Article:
FreeBSD is a popular (and free) Unix-like operating system, available from the Internet and on CD-ROM (chiefly from Walnut Creek CD-ROM). In this respect, it shares much with Linux, which is admittedly more popular and better documented. In this article, the author will describe the process of installing FreeBSD on a LAN, and configuring it to work as a web server, all using free software.
Linux Today 100 David Orenstein

Exclusive Interview with Corel Computer

Corel Computer has recently made several announcements regarding their position with Linux. They will be supporting KDE on the NetWinder, have already announced two NetWinder models with many more flavors on the way, and have committed support to the WINE project. Linux Today Editor Dave Whitinger spoke with some higher ups about these developments.


Magazine Dec 98 Web Influence Rank MIPS*


Ed. - Editorial comments

MacAddict 24 Norton Utilities 4.0
Competition is good, right? In the field of hard disk utility packages, Symantec's Norton Utilities has reigned practically unchallenged for a long tome- -that is, until Apple implemented HFS+ (or Extended Format). Symantec took several months to make sure that Norton Utilities for Macintosh was compatible with this new volume format.

Ed. - Norton better build a shield to protect its market share from upstart challenger MicroMat's TechTool Pro 2.11.

MacCentral 27 Don Crabb

1998: The Year of the iMac

The revised iMac also looks different than its Pentium Wintel competition, because it is different. Besides its alternately funky and snazzy translucent white and teal (nee, Bondi Blue) plastic case, contoured Euro-look mouse and keyboard, and built-in handle (remember the original Mac?), the iMac is jammed with technology that belies its price.
MacOSRumors 39 Ryan Meader

Best Buy Jumps the Gun

Apparently, Best Buy had reduced iMac Rev. B pricing to $999 in many stores as of Wednesday, but today re-issued the orders, with pricing set at $1099. Reportedly, the company's margins are the same as other retailers, but the company wants to ride the reduced-pricing wave before Apple officially reduces the priucing in January.

Ed. - This blunder apparently has Apple hopping mad, as Best Buy, in its war with CompUSA, has violated all sorts of agreements of the pricing of the little blue wonder.

MacWeek 7 Don Crabb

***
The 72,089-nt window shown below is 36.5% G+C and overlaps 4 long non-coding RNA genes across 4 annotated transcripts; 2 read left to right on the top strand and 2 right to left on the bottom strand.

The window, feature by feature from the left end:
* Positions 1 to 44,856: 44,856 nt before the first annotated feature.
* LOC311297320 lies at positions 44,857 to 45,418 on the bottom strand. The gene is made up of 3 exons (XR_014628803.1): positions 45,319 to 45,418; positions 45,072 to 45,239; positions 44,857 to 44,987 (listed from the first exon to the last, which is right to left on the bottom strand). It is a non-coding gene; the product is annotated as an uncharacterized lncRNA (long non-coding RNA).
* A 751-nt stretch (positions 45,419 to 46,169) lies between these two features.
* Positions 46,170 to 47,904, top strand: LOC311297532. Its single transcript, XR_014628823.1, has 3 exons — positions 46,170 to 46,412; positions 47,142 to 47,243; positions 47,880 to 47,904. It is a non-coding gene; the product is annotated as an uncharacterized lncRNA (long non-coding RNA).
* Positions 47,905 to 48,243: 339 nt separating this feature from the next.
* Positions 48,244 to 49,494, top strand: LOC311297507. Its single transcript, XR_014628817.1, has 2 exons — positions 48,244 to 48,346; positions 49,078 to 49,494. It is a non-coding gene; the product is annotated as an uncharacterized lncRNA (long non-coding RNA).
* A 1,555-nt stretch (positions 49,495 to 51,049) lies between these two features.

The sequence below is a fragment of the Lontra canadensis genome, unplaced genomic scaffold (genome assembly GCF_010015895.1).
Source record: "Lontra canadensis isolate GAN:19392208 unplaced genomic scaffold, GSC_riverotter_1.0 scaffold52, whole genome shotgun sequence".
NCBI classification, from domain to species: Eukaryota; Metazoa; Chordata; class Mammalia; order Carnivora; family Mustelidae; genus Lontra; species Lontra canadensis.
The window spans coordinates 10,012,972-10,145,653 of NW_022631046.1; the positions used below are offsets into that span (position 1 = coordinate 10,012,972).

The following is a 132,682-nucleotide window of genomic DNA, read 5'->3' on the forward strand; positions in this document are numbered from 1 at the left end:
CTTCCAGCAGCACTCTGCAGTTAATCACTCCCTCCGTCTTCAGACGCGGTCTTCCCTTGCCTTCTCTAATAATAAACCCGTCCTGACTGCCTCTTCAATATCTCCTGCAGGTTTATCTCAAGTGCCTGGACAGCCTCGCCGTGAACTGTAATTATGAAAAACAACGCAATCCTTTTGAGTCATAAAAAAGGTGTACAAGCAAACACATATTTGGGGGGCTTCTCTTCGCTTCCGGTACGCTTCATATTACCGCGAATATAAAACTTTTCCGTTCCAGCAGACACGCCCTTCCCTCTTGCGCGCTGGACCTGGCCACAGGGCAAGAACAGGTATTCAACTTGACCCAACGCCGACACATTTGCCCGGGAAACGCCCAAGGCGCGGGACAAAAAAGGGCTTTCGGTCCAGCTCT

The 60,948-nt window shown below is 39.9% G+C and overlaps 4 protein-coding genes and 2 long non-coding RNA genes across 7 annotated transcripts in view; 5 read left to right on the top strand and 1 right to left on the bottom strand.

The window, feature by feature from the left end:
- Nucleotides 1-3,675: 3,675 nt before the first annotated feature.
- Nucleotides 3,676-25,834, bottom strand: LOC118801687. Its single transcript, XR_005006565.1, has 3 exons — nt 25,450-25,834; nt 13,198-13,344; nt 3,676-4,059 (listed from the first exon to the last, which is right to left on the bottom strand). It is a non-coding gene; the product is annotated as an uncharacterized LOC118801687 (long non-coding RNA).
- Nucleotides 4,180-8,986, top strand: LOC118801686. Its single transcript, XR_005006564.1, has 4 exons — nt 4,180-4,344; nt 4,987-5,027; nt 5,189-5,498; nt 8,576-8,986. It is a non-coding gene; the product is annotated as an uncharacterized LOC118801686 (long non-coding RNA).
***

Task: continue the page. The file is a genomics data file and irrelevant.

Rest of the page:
'No Big Future' for Themes

Many observers had expected Apple to follow up on the controversial interface appearance feature introduced in OS 8.5 that allows users to customize the Mac's familiar interface. OS 8.5 shipped with nine Themes, including Bubbles, Roswell and Convergence. But Apple's Mac OS product manager, Peter Lowe, says Mac OS 8.6 will include only "modest" enhancements to the user experience.

Ed. - Sounds like a common theme of now you see it, now you don't technology from Apple.

Macworld 10 Julie Polito

The World Is Flat

You may think you're content as you spend every workday staring into the heavy, flickering glass tube that is your display. But your computing experience is about to radically change--the world is going flat. Flat-panel displays, after several years of being oohed and aahed over, are finally finding their way onto desks en masse. Prices are dropping; screen sizes are growing from a wimpy 13 inches to a grand 22; and picture quality is improving, offering readable text and more-recognizable images.

Ed. - Well, if they use less power, are easier on the eyes and take about one-third the space, what's the delay?

Maximum PC 98 3Dfx Buys STB In a bold move to get its chips inside top PC makers and take a shot at its closest competitor, 3Dfx is finalizing a deal to purchase ailing video card maker STB Systems.

Ed. - Whether this was a strategic move or one of desperation depends on who you ask.

Microprocessor Report 77 Michael Slater

Evolution of the x86 Architecture

For nearly 20 years, derivatives of the instruction-set architecture Intel created for the 8086 have dominated the world of general-purpose computing. Thanks to the spectacular success of the IBM PC and the standard it spawned, the x86 architecture has achieved a level of success that no one would have dared hope for. Slater takes a look at the evolution.
Music & Computers 74 Craig Anderton

Put Interactive Music on Your Web Site

Have you ever wanted to create music and sound effects for a CD-ROM or a Web site? Using Headspace's Beatnik Music Engine, not only is it possible, it's easy and free. This article features an easy-to-follow tutorial that teaches you how to add music and interactivity to your Web site.

Ed. - Download the Beatnik plug-in and you're site will be rockin-n-rollin in no time, if that's what you're into.